Department of Mechanical Engineering Fall Seminar Series

When:
November 8, 2018 @ 3:00 pm – 4:00 pm
2018-11-08T15:00:00-05:00
2018-11-08T16:00:00-05:00
Where:
210 Hodson Hall

“Single-molecule measurements of force transmission by integrin heterodimers in living cells”

Presented by Professor Alexander Dunn, Chemical Engineering, Stanford University

Integrins are heterodimeric transmembrane adhesion proteins that link the cytoskeleton to the extracellular matrix (ECM), and hence play a central role in the construction of complex, multicellular tissues. Although integrins are required for both cellular traction generation and for sensing mechanical cues such as substrate rigidity, the magnitude of the forces born by integrin heterodimers was unclear. We used FRET-based molecular tension sensors to determine the magnitude and origins of the forces experienced by individual integrins in living cells. We found that this distribution was highly skewed, with the majority of integrins bearing loads of ~2 pN, while a tiny subpopulation experienced forces >11 pN. Further experiments revealed that this distribution was controlled in a modular manner: integrin heterodimer usage controlled the number and stability of cellular connections to the ECM, while the proteins that link integrins to the cytoskeleton regulated the distribution of loads borne by individual integrin complexes. These and other observations support a general model for how cells create the regulated and dynamic adhesion complexes that are a defining feature of multicellular life.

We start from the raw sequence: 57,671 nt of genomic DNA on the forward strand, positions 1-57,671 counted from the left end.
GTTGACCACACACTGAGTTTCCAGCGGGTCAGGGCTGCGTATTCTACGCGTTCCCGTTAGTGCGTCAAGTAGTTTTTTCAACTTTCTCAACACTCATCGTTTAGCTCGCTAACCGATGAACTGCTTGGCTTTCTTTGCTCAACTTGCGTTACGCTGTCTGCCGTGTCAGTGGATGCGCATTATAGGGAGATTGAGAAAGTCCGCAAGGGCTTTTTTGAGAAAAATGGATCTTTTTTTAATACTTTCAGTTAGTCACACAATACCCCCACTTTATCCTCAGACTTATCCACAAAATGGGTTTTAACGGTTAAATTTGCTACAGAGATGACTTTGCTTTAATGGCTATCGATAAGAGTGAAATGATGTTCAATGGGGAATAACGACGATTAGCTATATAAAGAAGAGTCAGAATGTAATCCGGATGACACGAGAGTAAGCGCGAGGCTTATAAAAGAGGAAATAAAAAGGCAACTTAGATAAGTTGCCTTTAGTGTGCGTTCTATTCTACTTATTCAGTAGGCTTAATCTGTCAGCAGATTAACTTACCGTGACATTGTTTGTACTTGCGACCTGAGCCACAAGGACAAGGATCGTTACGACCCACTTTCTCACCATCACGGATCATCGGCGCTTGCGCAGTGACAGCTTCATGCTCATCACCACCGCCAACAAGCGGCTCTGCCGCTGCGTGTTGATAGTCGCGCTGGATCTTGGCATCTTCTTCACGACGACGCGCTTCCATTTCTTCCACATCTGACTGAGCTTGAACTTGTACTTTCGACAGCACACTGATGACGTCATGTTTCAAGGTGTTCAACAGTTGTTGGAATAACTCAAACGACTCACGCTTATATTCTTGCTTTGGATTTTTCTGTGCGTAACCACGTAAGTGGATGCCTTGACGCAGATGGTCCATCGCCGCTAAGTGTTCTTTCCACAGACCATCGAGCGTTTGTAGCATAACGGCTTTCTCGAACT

Alex Dunn is an Associate Professor in the Department of Chemical Engineering at Stanford University. His research focuses on understanding how living cells sense mechanical stimuli, with particular interests in stem cell biology and tissue engineering. Dr. Dunn worked as a postdoctoral scholar with James Spudich in the Department of Biochemistry at the Stanford University School of Medicine. He received his Ph.D. at the California Institute of Technology under the direction of Harry Gray, where his work focused on understanding the catalytic mechanism selective C-H bond oxidation by cytochrome P450 enzymes. His work has been recognized with numerous awards, including the Hertz Fellowship, Jane Coffin Childs Postdoctoral Fellowship, the Burroughs Wellcome Career Award at the Scientific Interface, and NIH Director’s New Innovator Award.

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